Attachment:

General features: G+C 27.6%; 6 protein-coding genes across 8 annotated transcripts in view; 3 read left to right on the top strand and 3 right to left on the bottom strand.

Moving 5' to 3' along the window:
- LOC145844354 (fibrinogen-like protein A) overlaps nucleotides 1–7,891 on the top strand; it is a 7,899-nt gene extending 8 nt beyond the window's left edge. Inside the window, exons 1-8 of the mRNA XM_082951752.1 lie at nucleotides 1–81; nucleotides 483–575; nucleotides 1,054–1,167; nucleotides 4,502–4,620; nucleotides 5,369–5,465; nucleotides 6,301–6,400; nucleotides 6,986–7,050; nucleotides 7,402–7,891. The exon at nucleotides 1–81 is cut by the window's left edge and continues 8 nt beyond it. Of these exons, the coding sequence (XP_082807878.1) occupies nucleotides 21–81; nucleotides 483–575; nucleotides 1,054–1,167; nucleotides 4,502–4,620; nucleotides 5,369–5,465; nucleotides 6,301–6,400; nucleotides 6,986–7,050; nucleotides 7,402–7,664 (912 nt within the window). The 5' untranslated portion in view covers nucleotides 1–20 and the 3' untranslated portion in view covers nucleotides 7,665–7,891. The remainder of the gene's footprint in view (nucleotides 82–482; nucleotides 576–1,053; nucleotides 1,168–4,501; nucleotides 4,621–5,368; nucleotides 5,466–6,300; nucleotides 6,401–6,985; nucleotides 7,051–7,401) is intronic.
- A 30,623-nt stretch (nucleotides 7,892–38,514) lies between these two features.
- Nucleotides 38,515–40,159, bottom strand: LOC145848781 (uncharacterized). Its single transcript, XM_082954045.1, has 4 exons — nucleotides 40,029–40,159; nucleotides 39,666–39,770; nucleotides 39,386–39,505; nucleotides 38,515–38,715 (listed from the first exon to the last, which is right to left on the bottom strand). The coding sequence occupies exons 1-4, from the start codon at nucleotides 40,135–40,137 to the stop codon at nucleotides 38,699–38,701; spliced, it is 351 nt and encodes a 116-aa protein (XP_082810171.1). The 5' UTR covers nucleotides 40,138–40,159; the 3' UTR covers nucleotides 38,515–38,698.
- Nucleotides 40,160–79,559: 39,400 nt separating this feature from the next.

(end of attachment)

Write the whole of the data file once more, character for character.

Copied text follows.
General features: G+C 27.6%; 6 protein-coding genes across 8 annotated transcripts in view; 3 read left to right on the top strand and 3 right to left on the bottom strand.

Moving 5' to 3' along the window:
- LOC145844354 (fibrinogen-like protein A) overlaps nucleotides 1–7,891 on the top strand; it is a 7,899-nt gene extending 8 nt beyond the window's left edge. Inside the window, exons 1-8 of the mRNA XM_082951752.1 lie at nucleotides 1–81; nucleotides 483–575; nucleotides 1,054–1,167; nucleotides 4,502–4,620; nucleotides 5,369–5,465; nucleotides 6,301–6,400; nucleotides 6,986–7,050; nucleotides 7,402–7,891. The exon at nucleotides 1–81 is cut by the window's left edge and continues 8 nt beyond it. Of these exons, the coding sequence (XP_082807878.1) occupies nucleotides 21–81; nucleotides 483–575; nucleotides 1,054–1,167; nucleotides 4,502–4,620; nucleotides 5,369–5,465; nucleotides 6,301–6,400; nucleotides 6,986–7,050; nucleotides 7,402–7,664 (912 nt within the window). The 5' untranslated portion in view covers nucleotides 1–20 and the 3' untranslated portion in view covers nucleotides 7,665–7,891. The remainder of the gene's footprint in view (nucleotides 82–482; nucleotides 576–1,053; nucleotides 1,168–4,501; nucleotides 4,621–5,368; nucleotides 5,466–6,300; nucleotides 6,401–6,985; nucleotides 7,051–7,401) is intronic.
- A 30,623-nt stretch (nucleotides 7,892–38,514) lies between these two features.
- Nucleotides 38,515–40,159, bottom strand: LOC145848781 (uncharacterized). Its single transcript, XM_082954045.1, has 4 exons — nucleotides 40,029–40,159; nucleotides 39,666–39,770; nucleotides 39,386–39,505; nucleotides 38,515–38,715 (listed from the first exon to the last, which is right to left on the bottom strand). The coding sequence occupies exons 1-4, from the start codon at nucleotides 40,135–40,137 to the stop codon at nucleotides 38,699–38,701; spliced, it is 351 nt and encodes a 116-aa protein (XP_082810171.1). The 5' UTR covers nucleotides 40,138–40,159; the 3' UTR covers nucleotides 38,515–38,698.
- Nucleotides 40,160–79,559: 39,400 nt separating this feature from the next.